Customs to finally deliver SmartGate

Summary:After seven years testing border control biometrics, Australian Customs Service says every Australian international airport will be equipped with SmartGate by June 2009.

After seven years testing border control biometrics, Australian Customs Service says every Australian international airport will be equipped with SmartGate by June 2009.

SmartGate kiosk

SmartGate kiosk
(Credit: Customs)

SmartGate trials using facial recognition biometrics for border control began in 2002 under a program limited to Qantas staff. Since then, the system has been deployed at Brisbane, Cairns and most recently Melbourne, for Australians holding e-passports.

"Melbourne has gone live. As of last Monday, we've had more than 5,000 successful transactions," a senior Customs spokesperson told ZDNet.com.au.

The system, which Customs was granted $61.7 million over four years to complete, is primarily to cut passenger processing time when entering Australia. Customs claims that the number of travellers coming to Australia through its airports is increasing at a rate of five per cent annually, and is expected to reach 9 million by 2016.

"There's a major increase in travellers coming across the border and we only have a limited number of space we can facilitate them within. We can't just add hundreds of extra Customs officers and primer line modules [booths]," the spokesperson said.

An earlier version of SmartGate was trialled to assess the viability of biometric technology that was available at the time. Qantas staff that enrolled to use that system complained that it did not save them any time.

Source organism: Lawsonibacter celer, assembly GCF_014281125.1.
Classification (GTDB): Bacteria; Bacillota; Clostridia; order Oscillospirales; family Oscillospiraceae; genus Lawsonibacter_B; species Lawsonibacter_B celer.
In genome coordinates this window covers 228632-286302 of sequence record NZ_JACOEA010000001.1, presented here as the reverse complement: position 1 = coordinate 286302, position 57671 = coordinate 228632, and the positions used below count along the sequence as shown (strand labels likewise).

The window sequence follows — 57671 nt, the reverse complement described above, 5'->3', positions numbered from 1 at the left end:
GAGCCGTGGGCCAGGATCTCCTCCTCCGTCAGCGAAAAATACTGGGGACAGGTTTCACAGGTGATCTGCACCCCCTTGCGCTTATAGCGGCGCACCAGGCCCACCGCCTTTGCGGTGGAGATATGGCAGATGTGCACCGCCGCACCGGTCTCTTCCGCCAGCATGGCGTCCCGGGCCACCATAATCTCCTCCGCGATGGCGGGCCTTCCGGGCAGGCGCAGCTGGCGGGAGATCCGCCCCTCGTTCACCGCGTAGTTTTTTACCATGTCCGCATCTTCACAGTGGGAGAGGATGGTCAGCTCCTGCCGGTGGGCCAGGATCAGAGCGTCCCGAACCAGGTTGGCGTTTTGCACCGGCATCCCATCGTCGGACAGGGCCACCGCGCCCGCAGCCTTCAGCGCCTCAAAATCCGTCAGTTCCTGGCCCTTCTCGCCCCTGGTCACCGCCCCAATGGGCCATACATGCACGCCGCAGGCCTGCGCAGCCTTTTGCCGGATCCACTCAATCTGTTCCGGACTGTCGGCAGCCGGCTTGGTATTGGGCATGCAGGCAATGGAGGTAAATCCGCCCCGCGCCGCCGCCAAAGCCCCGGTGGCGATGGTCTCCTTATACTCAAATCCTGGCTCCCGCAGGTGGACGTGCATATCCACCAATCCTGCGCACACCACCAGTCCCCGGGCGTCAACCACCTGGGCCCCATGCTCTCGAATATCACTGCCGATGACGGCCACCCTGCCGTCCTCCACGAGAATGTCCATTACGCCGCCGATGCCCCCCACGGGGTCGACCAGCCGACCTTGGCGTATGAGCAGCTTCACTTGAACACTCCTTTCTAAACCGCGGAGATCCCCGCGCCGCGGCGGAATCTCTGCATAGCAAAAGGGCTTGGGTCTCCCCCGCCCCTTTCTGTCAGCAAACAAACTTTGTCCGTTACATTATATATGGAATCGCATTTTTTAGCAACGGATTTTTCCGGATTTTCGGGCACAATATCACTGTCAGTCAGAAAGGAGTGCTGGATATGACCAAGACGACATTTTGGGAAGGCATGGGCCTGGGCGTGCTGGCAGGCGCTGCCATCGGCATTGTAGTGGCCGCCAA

"It was something Customs developed itself where you just place your passport in front of a reader and look at the camera. It didn't account for queuing and streamlining back-end processes. It was literally a trial to test biometrics," the spokesperson said.

Smart Gate

SmartGate
(Credit: Customs)

The SmartGate system that most Australians will use, come June 2009, will involve two steps: passengers first place e-passports on a scanner at a kiosk, which unlocks and reads data stored on the chip embedded in the middle page of the e-passport. After answering standard declarations, such as where the traveller has been, a ticket is issued. The passenger then proceeds to a scanning station where data associated with the ticket is cross-checked against biometric data collected from the person.

The reason for SmartGate's long delivery horizon has been the availability of e-passports — which are critical to the system's operation but only issued when older passports reach their 10-year expiry — and long-term expansion works at airports, according to the spokesperson.

"The airports are trying to rebuild to cater for the A380s and to deal with increasing numbers of travellers. That poses difficulties for our implementation schedule," the spokesperson said.

SmartGate won't automate all Customs' processing work however, with the only other country able to use it being New Zealand. Three Customs e-passport readers have been installed at Auckland international airport, allowing its citizens to complete the first step prior to arrival.

DFAT will determine what other countries' citizens will be able to use SmartGate, but no plans have been revealed yet, the spokesperson said.

Topics: Government, Emerging Tech, Government : AU, Health

About

Liam Tung is an Australian business technology journalist living a few too many Swedish miles north of Stockholm for his liking. He gained a bachelors degree in economics and arts (cultural studies) at Sydney's Macquarie University, but hacked (without Norse or malicious code for that matter) his way into a career as an enterprise tech, s... Full Bio

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